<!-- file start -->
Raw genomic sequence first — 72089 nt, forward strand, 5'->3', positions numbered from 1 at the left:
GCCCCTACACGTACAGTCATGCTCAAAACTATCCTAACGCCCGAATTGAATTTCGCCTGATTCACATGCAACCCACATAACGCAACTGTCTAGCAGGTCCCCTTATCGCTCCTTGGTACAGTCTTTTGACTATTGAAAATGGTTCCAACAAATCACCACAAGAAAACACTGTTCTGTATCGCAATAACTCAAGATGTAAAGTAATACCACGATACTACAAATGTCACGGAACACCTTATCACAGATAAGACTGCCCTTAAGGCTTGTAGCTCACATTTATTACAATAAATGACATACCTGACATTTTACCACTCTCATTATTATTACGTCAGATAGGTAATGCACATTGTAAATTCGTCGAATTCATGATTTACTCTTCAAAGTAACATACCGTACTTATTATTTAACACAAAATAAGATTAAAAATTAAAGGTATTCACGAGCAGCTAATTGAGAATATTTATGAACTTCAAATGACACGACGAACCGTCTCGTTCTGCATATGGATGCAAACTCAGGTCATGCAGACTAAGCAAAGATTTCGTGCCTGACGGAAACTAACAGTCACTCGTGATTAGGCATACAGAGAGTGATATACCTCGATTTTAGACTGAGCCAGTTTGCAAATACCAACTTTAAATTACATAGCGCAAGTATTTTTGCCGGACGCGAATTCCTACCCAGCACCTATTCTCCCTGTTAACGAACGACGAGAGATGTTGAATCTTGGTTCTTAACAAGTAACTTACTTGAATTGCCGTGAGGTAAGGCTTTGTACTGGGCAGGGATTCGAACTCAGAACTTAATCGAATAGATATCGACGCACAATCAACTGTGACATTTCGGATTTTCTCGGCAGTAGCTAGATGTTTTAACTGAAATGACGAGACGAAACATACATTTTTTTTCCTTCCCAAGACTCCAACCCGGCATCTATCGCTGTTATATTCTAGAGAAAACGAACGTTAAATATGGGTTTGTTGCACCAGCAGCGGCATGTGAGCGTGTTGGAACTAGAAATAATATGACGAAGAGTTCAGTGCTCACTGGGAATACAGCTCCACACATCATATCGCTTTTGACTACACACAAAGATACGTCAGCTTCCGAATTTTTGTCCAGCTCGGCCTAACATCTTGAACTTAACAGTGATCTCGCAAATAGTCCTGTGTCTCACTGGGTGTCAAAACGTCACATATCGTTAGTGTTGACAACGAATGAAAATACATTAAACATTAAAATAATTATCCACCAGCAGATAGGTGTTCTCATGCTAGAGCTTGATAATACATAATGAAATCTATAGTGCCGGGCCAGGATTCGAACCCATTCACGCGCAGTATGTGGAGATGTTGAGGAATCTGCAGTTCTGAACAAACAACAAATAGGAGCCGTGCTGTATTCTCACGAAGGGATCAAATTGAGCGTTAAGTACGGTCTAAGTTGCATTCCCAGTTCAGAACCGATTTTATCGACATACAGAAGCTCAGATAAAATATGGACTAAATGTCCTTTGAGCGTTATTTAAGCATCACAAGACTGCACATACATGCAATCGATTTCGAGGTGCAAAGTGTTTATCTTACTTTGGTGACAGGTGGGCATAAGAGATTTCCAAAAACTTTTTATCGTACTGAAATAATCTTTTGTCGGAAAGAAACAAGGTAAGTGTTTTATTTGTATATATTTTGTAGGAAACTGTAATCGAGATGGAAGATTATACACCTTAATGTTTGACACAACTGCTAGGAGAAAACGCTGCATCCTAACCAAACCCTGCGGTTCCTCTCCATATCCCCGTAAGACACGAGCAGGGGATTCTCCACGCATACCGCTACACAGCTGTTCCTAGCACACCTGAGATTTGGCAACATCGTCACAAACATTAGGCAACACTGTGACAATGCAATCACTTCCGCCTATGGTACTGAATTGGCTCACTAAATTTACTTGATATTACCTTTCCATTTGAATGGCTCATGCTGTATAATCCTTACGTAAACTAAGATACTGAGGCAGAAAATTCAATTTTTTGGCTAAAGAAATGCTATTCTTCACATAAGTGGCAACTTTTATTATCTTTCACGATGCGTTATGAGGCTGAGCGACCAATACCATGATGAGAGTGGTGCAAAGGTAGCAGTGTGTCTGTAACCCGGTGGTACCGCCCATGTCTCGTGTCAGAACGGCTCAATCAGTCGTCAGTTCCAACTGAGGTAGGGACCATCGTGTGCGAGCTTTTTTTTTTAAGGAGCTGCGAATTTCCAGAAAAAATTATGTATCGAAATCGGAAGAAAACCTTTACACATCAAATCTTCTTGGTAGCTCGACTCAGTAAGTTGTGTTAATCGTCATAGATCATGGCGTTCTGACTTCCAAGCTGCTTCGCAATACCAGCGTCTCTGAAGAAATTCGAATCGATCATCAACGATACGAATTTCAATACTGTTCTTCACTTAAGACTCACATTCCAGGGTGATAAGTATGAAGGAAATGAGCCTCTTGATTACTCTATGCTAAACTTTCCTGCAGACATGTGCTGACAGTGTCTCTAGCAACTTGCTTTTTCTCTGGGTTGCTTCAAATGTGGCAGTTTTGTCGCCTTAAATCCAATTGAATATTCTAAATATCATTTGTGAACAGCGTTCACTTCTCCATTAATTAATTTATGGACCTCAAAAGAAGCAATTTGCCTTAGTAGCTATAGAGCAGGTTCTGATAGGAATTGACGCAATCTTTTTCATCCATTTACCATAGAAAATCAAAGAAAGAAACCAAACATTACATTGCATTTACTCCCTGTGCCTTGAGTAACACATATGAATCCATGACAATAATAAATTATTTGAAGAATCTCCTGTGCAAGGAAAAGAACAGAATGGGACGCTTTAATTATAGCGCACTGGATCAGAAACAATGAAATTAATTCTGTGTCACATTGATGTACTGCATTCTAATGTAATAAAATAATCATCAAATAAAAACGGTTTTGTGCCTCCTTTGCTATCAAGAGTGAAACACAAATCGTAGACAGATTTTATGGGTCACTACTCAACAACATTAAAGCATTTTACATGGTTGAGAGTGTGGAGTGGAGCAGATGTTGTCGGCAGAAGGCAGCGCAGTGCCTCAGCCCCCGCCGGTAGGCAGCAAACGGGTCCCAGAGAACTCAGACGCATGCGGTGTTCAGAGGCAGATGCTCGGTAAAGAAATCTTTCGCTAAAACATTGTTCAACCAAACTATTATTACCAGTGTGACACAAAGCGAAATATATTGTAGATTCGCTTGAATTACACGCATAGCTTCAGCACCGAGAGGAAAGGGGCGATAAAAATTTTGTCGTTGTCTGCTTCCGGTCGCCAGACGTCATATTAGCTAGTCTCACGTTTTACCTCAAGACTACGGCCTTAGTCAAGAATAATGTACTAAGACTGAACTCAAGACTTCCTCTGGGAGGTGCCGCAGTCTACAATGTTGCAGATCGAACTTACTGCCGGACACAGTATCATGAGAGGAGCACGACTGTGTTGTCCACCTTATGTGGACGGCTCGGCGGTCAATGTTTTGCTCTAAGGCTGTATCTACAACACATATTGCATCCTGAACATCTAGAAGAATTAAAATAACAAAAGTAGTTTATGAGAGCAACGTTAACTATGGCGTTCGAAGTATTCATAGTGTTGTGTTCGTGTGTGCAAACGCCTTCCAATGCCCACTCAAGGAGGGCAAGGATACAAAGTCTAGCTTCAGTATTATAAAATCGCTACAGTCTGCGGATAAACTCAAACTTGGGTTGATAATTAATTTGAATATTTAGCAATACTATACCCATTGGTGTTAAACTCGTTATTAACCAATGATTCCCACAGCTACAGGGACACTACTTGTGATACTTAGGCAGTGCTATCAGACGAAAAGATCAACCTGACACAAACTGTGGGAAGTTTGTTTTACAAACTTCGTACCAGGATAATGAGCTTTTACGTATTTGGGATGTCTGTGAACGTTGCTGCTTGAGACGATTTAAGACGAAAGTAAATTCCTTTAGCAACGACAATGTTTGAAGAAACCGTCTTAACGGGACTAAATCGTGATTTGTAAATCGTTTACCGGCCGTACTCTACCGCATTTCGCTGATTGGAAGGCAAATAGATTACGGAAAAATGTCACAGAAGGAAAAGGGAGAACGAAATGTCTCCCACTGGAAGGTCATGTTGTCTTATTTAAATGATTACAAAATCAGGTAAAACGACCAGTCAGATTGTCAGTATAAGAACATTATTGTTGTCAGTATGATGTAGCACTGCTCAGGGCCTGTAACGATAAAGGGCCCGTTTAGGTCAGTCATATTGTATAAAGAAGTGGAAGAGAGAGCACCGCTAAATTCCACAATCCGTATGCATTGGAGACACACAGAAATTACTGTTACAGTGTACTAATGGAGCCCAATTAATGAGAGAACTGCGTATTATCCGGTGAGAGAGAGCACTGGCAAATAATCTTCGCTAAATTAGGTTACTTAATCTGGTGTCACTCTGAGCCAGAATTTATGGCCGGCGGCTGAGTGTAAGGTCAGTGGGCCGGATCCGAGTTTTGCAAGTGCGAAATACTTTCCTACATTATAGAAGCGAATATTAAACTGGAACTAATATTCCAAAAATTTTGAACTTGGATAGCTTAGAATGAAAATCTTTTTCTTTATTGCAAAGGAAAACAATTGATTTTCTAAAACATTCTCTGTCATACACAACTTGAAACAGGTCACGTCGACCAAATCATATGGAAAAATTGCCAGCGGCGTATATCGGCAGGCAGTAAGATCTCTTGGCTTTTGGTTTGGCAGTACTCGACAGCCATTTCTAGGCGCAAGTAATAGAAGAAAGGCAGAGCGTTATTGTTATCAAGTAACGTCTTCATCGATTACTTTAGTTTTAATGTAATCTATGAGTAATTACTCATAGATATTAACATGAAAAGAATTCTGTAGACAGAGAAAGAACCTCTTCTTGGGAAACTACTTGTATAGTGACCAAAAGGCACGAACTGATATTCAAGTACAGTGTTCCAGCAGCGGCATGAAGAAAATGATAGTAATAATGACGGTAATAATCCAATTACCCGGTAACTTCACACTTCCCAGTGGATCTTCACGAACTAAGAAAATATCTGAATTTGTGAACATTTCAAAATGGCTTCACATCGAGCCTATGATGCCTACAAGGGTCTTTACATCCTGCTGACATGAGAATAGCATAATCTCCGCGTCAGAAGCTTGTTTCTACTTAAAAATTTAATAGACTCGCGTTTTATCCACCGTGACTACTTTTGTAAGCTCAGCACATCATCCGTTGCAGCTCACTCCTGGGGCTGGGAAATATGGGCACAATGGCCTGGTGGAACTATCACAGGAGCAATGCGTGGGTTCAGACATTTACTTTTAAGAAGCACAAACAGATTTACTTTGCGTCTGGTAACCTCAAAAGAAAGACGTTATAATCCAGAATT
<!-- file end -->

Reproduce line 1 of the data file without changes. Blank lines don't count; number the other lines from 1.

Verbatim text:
Raw genomic sequence first — 72089 nt, forward strand, 5'->3', positions numbered from 1 at the left: